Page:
Central Sensitization Syndromes
Fibromyalgia is a sneaky condition since all that pain doesn't ever manifest in any concrete damage to the organs. The work of one doctor, Muhammad B. Yunus, MD, and his colleagues in documenting the clinical signs of fibromyalgia some 25 years ago, did, however, bring about the first formal recognition of the disease by the greater medical community. But Dr. Yunus didn't stop there; in 2007 he once again made a significant donation to the study of chronic pain and fatigue by creating the concept known as central sensitivity syndromes, or CSS.
Some 2 percent of Americans have fibromyalgia, a classic example of the group of illnesses known as CSS. Such maladies have their roots in abnormalities in the neurochemical systems of the body and include such conditions as restless leg syndrome, migraines, and irritable bowel syndrome.
Although CSS is not the cause of fibromyalgia, it is a decided factor in the persistent pain. CS is believed to start when persistent pain signaling (nerves telling body it hurts) causes cells in the spinal cord to become over-activated. The pain-transmitting cells become more sensitive as a result which causes stimuli that would normally be perceived as mildly painful to be perceived instead as extremely painful. Even a light touch can be perceived as very painful - an effect called allodynia.
CSS and Fibromyalgia Connection
Central sensitization is well documented in fibromyalgia and it may cause a substantial increase in the exacerbation of pain. However, it seems that CSS begins as a result of persistent pain input rather than being a cause for the pain itself.
There are several concepts as to how fibromyalgia begins. In some cases it starts as a result of pain that is sourced in a trauma such as a car accident, operation, childbirth, or a sports injury. However, that is not always the case. Fibromyalgia more often seems to begin as a result of psychological stress or, in about 40 percent of cases, for no apparent reason at all.
Dr. Yunus' Research
Dr. Yunus and his team reviewed more than 225 publications and found that the data described 13 different conditions that are connected to central sensitization (CS). In CS, the spinal cord and brain or central nervous system, becomes hypersensitive at specific body points so that a light touch may cause significant pain. Associated conditions would include sleep disturbances and chronic fatigue.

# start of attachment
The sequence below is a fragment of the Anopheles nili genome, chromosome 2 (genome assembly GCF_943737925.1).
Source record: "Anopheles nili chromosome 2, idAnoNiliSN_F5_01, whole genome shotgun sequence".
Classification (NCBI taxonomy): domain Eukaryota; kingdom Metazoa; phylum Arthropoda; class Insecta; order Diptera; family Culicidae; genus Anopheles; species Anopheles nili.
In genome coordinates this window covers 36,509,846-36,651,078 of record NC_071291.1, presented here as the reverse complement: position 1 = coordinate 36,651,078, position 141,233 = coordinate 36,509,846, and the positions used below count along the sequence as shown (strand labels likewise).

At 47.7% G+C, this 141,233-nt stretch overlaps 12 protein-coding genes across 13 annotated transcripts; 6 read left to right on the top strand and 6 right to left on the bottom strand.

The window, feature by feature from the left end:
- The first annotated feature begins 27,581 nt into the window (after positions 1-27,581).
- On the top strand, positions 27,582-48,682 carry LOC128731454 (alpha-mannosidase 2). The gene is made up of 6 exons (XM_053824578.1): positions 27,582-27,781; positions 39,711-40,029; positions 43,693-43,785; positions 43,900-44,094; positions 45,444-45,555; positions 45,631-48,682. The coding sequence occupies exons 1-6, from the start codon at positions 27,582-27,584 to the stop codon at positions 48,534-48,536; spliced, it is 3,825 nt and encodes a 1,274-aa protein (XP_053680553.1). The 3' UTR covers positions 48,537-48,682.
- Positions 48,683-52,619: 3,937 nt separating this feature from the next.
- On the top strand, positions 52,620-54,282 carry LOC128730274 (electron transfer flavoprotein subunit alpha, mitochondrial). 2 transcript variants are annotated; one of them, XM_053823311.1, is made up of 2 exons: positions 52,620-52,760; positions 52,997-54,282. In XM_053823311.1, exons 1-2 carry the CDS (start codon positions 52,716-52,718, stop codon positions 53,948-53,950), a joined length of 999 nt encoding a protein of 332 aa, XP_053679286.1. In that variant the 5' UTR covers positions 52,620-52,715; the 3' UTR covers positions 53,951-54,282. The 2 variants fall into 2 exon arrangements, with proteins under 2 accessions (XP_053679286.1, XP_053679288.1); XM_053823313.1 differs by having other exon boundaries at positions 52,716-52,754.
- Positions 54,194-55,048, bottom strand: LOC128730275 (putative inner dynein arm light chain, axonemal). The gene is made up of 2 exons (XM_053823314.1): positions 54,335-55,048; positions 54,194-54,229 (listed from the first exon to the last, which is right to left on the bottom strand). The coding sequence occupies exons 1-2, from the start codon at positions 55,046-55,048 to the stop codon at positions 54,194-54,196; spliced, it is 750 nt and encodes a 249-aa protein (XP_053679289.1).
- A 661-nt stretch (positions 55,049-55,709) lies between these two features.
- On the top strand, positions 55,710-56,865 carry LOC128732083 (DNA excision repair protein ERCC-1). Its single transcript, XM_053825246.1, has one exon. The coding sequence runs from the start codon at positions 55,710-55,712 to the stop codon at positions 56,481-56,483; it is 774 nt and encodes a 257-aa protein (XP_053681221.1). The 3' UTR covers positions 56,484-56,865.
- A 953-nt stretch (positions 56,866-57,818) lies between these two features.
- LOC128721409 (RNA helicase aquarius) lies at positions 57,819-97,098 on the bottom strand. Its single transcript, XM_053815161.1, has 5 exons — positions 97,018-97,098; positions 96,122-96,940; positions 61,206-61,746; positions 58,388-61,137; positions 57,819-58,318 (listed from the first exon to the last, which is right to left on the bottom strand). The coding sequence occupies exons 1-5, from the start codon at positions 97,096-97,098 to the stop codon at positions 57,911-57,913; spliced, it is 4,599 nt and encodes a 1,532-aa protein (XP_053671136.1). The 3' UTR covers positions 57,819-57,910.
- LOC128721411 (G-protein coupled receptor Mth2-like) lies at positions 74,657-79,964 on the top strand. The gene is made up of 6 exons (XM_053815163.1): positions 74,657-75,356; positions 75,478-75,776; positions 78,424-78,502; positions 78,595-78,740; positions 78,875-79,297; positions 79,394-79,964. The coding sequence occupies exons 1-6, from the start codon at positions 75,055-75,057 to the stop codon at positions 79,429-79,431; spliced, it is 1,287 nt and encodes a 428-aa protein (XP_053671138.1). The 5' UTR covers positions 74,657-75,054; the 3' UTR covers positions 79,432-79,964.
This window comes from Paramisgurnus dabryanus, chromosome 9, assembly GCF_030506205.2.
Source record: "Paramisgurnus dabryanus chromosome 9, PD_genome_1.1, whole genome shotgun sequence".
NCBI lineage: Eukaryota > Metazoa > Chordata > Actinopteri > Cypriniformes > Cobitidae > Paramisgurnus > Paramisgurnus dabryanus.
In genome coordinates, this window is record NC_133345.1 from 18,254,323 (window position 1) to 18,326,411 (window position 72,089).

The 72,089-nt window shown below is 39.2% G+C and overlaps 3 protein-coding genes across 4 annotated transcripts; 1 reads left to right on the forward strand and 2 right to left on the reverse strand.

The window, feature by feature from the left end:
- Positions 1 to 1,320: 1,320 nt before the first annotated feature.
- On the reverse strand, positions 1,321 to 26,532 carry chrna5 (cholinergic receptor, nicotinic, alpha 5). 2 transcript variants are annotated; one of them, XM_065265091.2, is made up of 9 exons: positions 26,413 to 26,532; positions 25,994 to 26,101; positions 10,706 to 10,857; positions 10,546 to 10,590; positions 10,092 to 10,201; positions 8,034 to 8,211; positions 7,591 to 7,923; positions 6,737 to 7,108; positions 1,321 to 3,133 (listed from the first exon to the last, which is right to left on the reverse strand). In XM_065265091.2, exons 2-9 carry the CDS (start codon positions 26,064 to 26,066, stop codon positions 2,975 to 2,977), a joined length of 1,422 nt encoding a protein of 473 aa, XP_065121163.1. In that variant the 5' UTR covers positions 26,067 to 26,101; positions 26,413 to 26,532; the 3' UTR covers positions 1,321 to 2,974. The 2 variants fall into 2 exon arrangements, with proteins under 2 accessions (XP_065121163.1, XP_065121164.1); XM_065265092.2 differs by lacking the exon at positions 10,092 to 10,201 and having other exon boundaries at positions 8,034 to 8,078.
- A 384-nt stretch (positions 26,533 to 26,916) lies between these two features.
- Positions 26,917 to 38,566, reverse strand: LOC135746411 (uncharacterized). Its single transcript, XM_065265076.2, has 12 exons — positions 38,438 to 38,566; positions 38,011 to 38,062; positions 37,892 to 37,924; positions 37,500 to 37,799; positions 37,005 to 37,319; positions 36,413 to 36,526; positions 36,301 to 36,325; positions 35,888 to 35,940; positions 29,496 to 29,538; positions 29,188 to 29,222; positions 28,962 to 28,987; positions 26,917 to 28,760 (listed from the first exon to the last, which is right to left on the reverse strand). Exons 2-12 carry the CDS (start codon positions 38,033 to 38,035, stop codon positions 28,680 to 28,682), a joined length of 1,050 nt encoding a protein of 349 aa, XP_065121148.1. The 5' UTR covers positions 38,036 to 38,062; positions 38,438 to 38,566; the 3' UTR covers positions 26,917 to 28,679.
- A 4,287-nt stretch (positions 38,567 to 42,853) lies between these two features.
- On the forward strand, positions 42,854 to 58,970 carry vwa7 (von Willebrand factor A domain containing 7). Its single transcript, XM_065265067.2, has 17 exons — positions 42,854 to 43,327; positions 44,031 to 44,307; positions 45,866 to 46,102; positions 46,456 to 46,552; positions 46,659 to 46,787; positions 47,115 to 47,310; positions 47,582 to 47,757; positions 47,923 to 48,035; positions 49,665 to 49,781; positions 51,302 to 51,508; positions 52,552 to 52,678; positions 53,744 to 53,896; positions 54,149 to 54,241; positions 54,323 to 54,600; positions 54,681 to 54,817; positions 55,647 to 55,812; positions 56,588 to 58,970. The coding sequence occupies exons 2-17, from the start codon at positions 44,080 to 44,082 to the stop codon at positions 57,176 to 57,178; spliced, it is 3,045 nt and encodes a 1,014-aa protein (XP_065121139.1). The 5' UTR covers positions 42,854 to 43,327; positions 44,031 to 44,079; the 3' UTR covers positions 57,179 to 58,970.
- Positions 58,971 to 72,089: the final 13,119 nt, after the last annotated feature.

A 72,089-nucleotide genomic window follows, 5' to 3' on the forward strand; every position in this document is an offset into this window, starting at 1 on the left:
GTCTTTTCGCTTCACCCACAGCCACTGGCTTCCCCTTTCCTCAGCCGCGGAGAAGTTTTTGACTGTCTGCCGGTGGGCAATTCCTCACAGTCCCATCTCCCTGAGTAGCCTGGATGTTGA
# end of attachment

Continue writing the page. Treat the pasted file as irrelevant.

"CSS are the most common diseases that are based on real neurochemical pathology and cause real pain and suffering. In some patients stress and depression may contribute to the symptoms but they are all based on objective changes in the central nervous system," says the indefatigable Dr. Yunus.
Commenting on the findings of Dr. Yunus, Dr. Norman L. Gottlieb, Editor of Seminars in Arthritis and Rheumatism, says he believes the published report, "advances our understanding of fibromyalgia, unifies and advances concepts, and suggests that this and several other common disorders have much in common in terms of their biopsychosocial development. This, hopefully, will expand both clinical and research interest in this group of diseases and lead to advances in therapy for many of them."
An editorial that accompanied the Yunus report by John B. Winfield, MD, states, "Science and medicine now have a rational scaffolding for understanding and treating chronic pain syndromes previously considered to be 'functional' or 'unexplained.' ...Neuroscience research will continue to reveal the mechanisms of CS, but only if informed through a biopsychosocial perspective and with the interdisciplinary collaboration of basic scientists, psychologists, sociologists, epidemiologists, and clinicians."
Dr. Yunus believes that the CSS concept must now be tested to see how it directs research and patient care protocols. Says Dr. Yunus, "Each patient, irrespective of diagnosis should be treated as an individual, considering both the biological and psychosocial contributions to his or her symptoms and suffering."